Some songbooks may credit this song to E. J. & J. or “Elsie, Jack & Jim” which are Jim Miller, Jack Osborn and Elsie Osborn. It was published in Blessed Hope by Stamps-Baxter Music & Printing Company in 1942. However, the person who actually composed this song may have been Janie West Sanders Metzgar. There is a legal dispute about this matter that probably resulted from Janie West Sangers Metzgar’s refusal to copyright her hymns. Her son is working to rectify this to some degree.
Janie West Sanders Metzgar (1915-1977), Lyricist & Composer
Janie West Sanders Metzgar was born April 14, 1915 and was an orphan reared in the Buckner’s Baptist Orphanage. She and her brother were dropped off on the “west” side of the chapel at the orphanage so they gave her the name “West”. Apparently her mother died giving birth to her younger brother, Archie. Her father died from a brain injury, so the neighbors took the children to the orphanage. Archie was to go onto to be a decorated war veteran of WW2. She would later learn that her actual last name was Sanders. Her birth certificate only had the name “Janie” on it. She attended Baylor University in Waco, TX and studied both music and English. She was a school teacher of a one room schoolhouse outside of Fairfield, TX. During this period she met her future husband, William Douglas Metzgar, who was a minister for the Assemblies of God. They had five children. She was recognized for her song writing contributions, receiving awards. Her music was mostly written to piano sheet music since she knew how to play the piano. Her music was first printed by Broadman Press in Nashville, TN.
She was diagnosed with leukemia at a young age, but she wrote many hymns based upon her reliance upon God. Her life was filled with much pain; even when the leukemia was in remission she suffered from migraine headaches. She passed away on August 16, 1977, at nearly the same hour as Elvis Presley, in San Angelo, TX. She is buried in Fairfield Cemetery in Fairfield, TX. Her husband passed away in December 12, 1985.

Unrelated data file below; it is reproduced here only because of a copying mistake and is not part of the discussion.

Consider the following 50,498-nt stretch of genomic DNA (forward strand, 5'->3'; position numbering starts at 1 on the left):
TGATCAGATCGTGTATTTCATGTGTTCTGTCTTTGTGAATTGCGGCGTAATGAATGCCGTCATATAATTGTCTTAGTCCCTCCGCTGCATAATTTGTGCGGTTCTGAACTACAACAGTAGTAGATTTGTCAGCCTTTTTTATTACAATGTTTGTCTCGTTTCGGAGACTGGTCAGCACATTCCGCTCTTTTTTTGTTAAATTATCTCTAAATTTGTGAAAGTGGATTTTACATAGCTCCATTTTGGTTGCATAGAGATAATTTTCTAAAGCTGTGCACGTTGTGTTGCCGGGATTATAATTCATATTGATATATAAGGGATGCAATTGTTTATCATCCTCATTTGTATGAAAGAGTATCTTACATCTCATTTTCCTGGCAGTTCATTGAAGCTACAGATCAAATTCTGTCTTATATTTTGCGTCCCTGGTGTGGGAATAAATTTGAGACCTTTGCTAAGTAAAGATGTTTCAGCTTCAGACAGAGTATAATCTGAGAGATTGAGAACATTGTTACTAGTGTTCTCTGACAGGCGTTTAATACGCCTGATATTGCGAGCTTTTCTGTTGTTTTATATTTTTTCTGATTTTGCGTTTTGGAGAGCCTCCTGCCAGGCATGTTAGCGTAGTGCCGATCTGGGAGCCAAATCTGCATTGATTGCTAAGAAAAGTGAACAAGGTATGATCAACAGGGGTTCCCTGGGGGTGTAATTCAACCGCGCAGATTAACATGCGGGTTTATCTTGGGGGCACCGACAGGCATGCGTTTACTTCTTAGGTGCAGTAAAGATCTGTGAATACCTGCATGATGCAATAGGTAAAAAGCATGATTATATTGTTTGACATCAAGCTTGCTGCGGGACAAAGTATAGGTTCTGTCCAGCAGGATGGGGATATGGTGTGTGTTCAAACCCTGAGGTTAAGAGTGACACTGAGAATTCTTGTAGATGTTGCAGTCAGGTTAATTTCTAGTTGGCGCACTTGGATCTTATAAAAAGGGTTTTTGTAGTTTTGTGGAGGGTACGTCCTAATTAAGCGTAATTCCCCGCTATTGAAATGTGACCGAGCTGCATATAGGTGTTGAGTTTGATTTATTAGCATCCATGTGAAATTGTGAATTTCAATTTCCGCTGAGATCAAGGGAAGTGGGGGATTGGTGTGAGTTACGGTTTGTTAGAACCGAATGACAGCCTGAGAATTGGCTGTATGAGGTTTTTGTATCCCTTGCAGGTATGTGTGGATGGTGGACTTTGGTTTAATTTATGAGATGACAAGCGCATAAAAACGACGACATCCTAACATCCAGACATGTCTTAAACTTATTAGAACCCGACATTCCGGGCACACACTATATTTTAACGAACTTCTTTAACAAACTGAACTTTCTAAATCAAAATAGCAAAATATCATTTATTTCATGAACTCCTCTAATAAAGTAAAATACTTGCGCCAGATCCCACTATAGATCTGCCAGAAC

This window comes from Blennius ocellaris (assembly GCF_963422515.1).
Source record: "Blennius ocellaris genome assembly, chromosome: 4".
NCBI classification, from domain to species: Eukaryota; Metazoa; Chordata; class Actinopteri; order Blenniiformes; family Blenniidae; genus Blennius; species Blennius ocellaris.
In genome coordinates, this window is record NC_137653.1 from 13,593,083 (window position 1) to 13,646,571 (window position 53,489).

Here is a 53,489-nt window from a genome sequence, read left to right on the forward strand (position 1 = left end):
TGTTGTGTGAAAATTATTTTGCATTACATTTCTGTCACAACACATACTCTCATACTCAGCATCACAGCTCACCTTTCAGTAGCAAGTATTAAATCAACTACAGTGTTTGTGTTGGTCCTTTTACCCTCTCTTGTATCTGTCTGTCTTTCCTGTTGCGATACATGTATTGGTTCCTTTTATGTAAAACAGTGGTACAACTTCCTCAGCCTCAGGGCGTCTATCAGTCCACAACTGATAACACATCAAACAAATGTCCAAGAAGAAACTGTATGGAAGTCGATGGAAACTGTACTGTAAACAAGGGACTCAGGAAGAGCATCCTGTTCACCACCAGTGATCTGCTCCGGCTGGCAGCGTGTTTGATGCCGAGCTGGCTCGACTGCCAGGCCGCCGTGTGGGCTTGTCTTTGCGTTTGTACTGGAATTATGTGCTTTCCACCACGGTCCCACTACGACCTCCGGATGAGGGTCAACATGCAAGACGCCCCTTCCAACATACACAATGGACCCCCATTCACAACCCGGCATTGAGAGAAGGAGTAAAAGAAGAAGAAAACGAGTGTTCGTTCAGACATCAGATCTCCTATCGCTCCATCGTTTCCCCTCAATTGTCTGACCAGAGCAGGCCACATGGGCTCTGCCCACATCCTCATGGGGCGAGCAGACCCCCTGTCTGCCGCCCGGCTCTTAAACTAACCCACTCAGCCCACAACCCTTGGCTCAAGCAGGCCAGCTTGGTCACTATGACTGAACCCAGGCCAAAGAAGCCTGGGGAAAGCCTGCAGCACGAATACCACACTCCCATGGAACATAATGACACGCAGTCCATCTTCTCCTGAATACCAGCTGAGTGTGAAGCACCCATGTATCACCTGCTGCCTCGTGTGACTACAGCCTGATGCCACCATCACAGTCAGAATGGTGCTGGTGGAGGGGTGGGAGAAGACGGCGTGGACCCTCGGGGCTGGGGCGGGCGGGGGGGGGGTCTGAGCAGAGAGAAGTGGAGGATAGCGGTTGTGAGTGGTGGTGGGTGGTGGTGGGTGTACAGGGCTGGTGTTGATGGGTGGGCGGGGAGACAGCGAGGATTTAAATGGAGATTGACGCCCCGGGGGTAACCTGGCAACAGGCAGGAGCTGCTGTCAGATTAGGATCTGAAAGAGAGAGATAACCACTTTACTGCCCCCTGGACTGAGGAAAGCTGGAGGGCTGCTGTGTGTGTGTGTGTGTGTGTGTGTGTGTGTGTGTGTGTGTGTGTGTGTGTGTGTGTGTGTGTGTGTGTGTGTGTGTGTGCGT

Where the Roses Never Fade
While a member of the Streetsboro church of Christ, I came in contact with an older Christian gentleman by the name of Bill Clevenger. He so loved this song, and my love for him grew that I came to love the hymn more so because of him. Bill was legally blind. He accidentally took my overcoat out to the car with him on a snowy day. He said when he put it on and it felt a bit funny, but he went on out. After he discovered he was dragging it on the parking lot through the snow and ice, since I was much taller than Bill, he came back in and put it on the rack knowing it was not his. Only sometime later did he figure out it was my coat. We had a great laugh together with him telling the story how he dragged it across the parking lot for a ways before he figured it out.
Heaven is a beautiful place which is made for “saved ones gone to be with Jesus.” William R. Clevenger left to be with Jesus on January 23, 2006. I miss him. He was a good man who was not afraid to admit a mistake and seek to make changes in his life to be more pleasing to Jesus Christ. His prayers were memorable and no one questioned whether or not these were fervent. Bill was willing to make changes in his life or viewpoints, and not very many men are willing to do that. He was a decorated war veteran of WW2 serving under George S. Patton in the U. S. Army. Because of his spiritual courage and encouragement he gave to me, I decided to use this song for the TV program that I do, Light From Above.
Are you ready for that city? It is a prepared place for a prepared people!
John P. Wiegand, Editor, Praise for the Lord, Nashville, TN: Praise Press, 1997.
V. E. Howard, Editor, and Broadus E. Smith, Associate Editor, Church Gospel Songs & Hymns, Texarkana, TX: Central Printers & Publishers, 1983.